نتیجه گیری انگلیسی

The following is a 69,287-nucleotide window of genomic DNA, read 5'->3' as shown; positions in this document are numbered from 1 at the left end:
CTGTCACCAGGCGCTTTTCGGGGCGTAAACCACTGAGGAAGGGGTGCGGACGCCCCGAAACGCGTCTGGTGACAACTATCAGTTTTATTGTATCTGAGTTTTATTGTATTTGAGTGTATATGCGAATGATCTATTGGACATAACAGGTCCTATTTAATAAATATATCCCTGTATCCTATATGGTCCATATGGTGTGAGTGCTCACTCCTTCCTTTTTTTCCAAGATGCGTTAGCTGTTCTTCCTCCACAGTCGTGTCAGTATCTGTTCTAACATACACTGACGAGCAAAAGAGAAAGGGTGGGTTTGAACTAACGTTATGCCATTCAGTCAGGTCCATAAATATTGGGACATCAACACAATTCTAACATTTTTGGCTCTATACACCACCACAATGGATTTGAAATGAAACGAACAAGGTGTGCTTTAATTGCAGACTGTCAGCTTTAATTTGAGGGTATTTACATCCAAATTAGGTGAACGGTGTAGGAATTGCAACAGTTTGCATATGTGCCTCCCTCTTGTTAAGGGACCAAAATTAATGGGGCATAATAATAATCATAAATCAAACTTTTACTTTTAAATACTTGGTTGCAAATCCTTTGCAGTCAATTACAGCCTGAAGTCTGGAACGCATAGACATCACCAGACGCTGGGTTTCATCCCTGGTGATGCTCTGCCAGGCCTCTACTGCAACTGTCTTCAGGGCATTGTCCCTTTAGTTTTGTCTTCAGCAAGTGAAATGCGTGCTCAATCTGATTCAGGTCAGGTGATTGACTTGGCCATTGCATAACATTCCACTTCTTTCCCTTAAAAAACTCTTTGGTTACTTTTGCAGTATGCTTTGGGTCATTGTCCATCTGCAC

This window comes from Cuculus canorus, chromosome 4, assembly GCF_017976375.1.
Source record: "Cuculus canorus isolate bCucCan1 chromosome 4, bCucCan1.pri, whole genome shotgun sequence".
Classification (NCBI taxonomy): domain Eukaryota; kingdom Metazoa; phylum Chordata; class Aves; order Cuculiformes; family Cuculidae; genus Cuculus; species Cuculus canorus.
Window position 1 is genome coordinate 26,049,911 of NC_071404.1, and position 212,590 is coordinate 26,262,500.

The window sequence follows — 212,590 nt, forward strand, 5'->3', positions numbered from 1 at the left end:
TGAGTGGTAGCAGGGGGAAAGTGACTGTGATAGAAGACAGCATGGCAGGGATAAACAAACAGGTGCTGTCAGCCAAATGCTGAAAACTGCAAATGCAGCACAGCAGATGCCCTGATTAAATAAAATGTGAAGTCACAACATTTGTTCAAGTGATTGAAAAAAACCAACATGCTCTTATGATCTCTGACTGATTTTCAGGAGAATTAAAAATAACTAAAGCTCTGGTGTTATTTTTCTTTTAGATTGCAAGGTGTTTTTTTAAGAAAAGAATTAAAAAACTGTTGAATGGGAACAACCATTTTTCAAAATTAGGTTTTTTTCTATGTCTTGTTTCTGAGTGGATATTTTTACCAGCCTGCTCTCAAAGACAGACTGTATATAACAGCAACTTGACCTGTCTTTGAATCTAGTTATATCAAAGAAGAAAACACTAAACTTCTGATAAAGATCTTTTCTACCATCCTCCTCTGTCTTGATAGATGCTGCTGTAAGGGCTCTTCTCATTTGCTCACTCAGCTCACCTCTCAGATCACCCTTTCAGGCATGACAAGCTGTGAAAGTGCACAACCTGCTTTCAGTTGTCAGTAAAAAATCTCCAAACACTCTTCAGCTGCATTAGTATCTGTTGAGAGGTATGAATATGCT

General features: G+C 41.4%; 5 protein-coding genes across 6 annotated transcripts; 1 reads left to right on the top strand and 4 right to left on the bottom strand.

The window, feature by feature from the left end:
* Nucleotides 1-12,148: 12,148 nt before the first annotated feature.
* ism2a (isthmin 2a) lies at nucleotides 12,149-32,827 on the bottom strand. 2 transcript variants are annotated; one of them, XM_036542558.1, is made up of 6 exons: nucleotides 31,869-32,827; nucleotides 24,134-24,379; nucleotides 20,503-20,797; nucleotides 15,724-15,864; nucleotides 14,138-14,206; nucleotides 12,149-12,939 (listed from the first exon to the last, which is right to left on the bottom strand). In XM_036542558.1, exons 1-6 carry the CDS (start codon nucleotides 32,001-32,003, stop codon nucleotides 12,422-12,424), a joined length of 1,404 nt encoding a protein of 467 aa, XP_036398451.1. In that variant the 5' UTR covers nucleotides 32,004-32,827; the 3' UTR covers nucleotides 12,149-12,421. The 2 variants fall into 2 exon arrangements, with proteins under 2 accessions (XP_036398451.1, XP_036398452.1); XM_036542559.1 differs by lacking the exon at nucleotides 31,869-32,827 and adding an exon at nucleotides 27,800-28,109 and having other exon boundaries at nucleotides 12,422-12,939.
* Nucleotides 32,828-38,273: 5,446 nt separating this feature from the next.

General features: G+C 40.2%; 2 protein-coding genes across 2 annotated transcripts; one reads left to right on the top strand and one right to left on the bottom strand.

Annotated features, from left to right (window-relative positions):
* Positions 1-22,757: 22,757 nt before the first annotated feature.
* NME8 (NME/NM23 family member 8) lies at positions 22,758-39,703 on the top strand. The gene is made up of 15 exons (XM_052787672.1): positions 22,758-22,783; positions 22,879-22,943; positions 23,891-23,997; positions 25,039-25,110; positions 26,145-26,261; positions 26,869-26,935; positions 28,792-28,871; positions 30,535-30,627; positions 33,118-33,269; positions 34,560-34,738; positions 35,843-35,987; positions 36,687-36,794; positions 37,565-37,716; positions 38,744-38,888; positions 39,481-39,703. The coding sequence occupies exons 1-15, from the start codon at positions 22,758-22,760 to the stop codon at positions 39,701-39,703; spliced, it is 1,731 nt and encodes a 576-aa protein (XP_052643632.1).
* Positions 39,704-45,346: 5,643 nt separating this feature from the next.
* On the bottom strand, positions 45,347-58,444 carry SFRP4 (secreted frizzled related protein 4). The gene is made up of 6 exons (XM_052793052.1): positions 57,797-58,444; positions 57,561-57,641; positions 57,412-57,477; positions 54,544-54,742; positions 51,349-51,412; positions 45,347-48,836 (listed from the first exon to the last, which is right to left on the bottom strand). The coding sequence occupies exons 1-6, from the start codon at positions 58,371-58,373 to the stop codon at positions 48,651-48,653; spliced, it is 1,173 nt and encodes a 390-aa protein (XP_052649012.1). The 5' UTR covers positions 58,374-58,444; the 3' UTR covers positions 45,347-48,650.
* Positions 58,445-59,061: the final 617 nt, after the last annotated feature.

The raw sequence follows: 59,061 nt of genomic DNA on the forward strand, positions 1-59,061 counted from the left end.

This paper has described the use of ant colony optimisation for the discovery of single SNP-diabetes and epistatic associations in type 2 diabetes data. The results demonstrate the capability of the algorithm to discover statistically significant, previously discovered associations in a dataset containing real samples of one chromosome. The results also indicate that the algorithm is capable of finding statistically significant epistatic associations, one of a number of possible contenders for the missing heritability in GWAS, although more experimentation is required before these can be confirmed due to the small number of individuals identified with the uncommon genotypes. Both the single SNP and epistatic associations were discovered without including explicit expert knowledge regarding SNP analysis in the fitness functions. Experimentation with the algorithm has shown that a number of variables should be considered when applying ACO to problems in bioinformatics and specifically the discovery of SNP associations. The generation of biologically realistic path lengths in particular appears to affect the performance of the algorithm considerably. Additionally, the fitness function is highly important in terms of discovering the desired associations in the data. The ACO algorithm is ideally suited to the area of SNP data analysis as it is able to extract associations from large databases such as this one on standard PC hardware. Additionally, the results of the algorithm run can be presented as a histogram and the best SNPs identified either in isolation or together with other SNPs in single SNP or epistatic associations. This presentation of learned information is not a feature of most search techniques and is especially valuable in this application domain where data are correlated due to phenomena such as linkage disequilibrium. The algorithm has demonstrated flexibility whereby a variety of fitness functions, path lengths, numbers of ants and iterations can be tested to deliver biologically plausible results within a reasonable timeframe on relatively modest machines. The discovery of single SNP associations confirms the capability of the algorithm to identify important single associations, but this capability can be replicated by statistical testing. It is the ability of the algorithm to discover putative epistatic associations which is especially encouraging for the ACO approach as they can be difficult or impossible to find in real-world data with standard methods. In an epistatic association, the two SNPs in isolation do not represent statistically significant associations, it is the combination which yields good results and therefore a combinatorial approach must be sought. Given these properties, it is proposed that the ACO algorithm is an ideal tool for investigating the new wave of large-scale SNP datasets.